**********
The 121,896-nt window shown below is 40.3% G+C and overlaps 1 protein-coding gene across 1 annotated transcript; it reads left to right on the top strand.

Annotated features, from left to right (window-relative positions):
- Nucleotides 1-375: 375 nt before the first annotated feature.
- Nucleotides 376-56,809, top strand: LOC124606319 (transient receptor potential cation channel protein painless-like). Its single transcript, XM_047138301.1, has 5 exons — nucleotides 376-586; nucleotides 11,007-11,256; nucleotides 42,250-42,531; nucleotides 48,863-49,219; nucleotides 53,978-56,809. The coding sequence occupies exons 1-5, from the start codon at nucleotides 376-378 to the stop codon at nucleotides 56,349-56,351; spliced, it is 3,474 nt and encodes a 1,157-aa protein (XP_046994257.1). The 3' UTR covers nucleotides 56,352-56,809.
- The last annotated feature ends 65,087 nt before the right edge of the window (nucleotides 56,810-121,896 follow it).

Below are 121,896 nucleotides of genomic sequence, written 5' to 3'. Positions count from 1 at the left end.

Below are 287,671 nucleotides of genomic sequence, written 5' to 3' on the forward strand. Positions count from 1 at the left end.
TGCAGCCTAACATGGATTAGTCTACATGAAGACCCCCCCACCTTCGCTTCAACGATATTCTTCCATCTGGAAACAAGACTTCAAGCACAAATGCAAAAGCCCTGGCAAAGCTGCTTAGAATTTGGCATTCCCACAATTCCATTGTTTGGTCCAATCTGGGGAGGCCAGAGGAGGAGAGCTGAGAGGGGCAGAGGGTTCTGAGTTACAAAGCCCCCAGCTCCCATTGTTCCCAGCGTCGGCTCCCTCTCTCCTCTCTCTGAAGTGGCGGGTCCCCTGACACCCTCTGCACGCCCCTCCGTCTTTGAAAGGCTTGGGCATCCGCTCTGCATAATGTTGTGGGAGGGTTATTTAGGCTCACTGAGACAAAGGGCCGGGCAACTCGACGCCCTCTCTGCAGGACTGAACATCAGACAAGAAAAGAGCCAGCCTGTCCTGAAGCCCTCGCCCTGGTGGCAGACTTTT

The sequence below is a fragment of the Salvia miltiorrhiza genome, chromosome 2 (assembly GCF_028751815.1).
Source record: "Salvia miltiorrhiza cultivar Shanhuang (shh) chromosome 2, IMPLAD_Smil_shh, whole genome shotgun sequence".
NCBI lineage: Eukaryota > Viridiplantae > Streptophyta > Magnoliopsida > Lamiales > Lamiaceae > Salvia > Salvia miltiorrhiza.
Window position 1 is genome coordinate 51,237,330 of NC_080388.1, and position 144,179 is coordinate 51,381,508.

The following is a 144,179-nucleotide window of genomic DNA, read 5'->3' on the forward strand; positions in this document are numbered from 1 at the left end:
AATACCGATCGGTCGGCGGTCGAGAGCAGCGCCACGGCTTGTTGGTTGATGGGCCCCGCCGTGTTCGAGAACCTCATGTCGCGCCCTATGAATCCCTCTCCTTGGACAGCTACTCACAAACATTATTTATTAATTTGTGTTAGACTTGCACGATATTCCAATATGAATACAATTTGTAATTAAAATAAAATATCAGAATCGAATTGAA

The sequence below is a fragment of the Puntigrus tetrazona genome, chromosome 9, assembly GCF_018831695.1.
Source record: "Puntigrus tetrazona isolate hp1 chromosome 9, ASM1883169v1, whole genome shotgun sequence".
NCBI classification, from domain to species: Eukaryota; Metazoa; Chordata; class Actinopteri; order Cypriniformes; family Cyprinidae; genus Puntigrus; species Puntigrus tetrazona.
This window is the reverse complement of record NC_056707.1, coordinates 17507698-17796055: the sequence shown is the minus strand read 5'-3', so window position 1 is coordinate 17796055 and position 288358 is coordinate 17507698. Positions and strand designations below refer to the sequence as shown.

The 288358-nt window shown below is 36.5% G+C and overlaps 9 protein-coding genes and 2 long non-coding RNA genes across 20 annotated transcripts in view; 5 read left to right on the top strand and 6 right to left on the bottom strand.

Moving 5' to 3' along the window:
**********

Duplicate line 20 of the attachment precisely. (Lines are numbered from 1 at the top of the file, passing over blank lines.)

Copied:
Moving 5' to 3' along the window: